The Freakonomics of the sociology world, this book shows how deeply irrational we humans are — and what we can do about it
When we try to understand our world, we ask “why” a specific event occured. But this profoundly human question often leads us astray. In Cause, sociologist Gregory Smithsimon brings us a much sharper understanding of cause and effect, and shows how we can use it to approach some of our most daunting collective problems.
Smithsimon begins by explaining the misguided conceptions cause and effect that have given us tragically little insight on issues such as racial discrimination, climate change, and the cycle of poverty. He then shows unseen causes behind these issues, and how we are hard-wired to overlook them. Armed with these insights, Smithsimon explains how we can avoid these mistakes, and begin to make effective change.
Combining philosophy, the science of perception, and deep research into social factors, Cause offers us a new way to ask, “Why?”, and a hope that we may improve our society and ourselves.
Praise for September 12
“A very successful academic micro-study of one community’s response to our nation’s greatest shock.” —Library Journal
“Scientifically exacting and warmly personal, Smithsimon elucidates the residents’ struggles from survival to recovery, the coalescence of community groups, and the debates over redevelopment and the Ground Zero memorial. A well-illustrated, critical, yet sympathetic study of privilege and catastrophe that ultimately celebrates the vitality and diversity of a great city.” —Booklist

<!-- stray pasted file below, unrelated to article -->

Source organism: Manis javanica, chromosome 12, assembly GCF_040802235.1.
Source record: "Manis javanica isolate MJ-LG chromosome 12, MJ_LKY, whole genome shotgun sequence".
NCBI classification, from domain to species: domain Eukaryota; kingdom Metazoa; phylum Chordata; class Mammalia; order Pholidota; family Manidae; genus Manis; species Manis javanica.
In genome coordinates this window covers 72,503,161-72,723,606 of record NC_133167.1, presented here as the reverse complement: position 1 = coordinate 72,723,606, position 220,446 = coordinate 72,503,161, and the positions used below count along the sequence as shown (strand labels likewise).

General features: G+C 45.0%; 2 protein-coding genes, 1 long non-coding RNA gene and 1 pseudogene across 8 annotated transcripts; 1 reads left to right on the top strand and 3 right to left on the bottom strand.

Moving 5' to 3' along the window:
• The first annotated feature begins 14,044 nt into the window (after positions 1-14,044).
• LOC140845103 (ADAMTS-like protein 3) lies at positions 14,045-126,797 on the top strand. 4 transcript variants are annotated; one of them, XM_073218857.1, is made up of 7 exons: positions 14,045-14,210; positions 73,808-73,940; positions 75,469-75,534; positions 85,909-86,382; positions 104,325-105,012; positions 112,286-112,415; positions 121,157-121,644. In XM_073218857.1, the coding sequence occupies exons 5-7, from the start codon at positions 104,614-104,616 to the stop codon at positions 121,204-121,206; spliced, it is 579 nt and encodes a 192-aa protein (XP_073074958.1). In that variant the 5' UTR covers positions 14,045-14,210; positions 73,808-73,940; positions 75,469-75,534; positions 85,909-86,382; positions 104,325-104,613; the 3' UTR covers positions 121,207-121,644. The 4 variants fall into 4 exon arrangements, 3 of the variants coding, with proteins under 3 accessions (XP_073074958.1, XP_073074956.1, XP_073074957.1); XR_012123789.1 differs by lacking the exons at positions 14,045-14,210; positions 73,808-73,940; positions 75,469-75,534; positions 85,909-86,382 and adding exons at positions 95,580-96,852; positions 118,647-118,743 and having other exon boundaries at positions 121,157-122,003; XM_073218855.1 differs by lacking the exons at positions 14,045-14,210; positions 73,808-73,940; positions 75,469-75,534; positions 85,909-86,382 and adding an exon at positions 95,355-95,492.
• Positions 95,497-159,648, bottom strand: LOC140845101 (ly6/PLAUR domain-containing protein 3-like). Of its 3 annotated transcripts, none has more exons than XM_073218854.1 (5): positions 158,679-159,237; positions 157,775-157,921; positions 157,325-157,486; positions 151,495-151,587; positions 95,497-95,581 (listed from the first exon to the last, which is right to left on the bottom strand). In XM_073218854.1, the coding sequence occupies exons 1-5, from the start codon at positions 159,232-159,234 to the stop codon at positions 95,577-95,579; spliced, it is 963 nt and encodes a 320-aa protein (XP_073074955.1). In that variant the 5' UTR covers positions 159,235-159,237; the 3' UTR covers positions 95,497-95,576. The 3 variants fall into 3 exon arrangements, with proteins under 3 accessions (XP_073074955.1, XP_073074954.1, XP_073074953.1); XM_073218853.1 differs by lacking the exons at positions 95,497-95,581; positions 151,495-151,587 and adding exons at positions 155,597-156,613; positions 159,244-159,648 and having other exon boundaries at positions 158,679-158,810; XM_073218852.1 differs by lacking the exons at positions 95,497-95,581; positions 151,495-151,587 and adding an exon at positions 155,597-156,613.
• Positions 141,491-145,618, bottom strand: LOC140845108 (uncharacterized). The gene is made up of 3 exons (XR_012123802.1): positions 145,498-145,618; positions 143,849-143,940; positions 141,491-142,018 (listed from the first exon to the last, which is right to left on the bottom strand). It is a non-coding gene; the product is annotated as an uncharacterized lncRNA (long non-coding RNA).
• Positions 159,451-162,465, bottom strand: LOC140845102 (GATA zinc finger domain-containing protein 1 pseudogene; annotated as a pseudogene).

Praise for The Beach Beneath the Streets
“The Beach Beneath the Streets is sure to become a standard book on life in late-twentieth-century New York. It features a series of protest movements that found both their medium and their object in urban space itself. It starts with brilliant research into the ways in which real estate developers learned to design public space so as to repel people. It leads into a series of stories of groups of people who learned to fight them, and who—because of the paradoxical nature of modern space—found that they won even when they lost. Shepard and Smithsimon explore the incorporation of creative play as a medium of struggle; they demonstrate people’s genius at ‘reinventing the carnivalesque.’ Even when the first waves of protest are defeated, citizens of the modern city have the power to ‘assign new social meanings to spaces’ and become a public again.” —Marshall Berman, author of All That Is Solid Melts into Air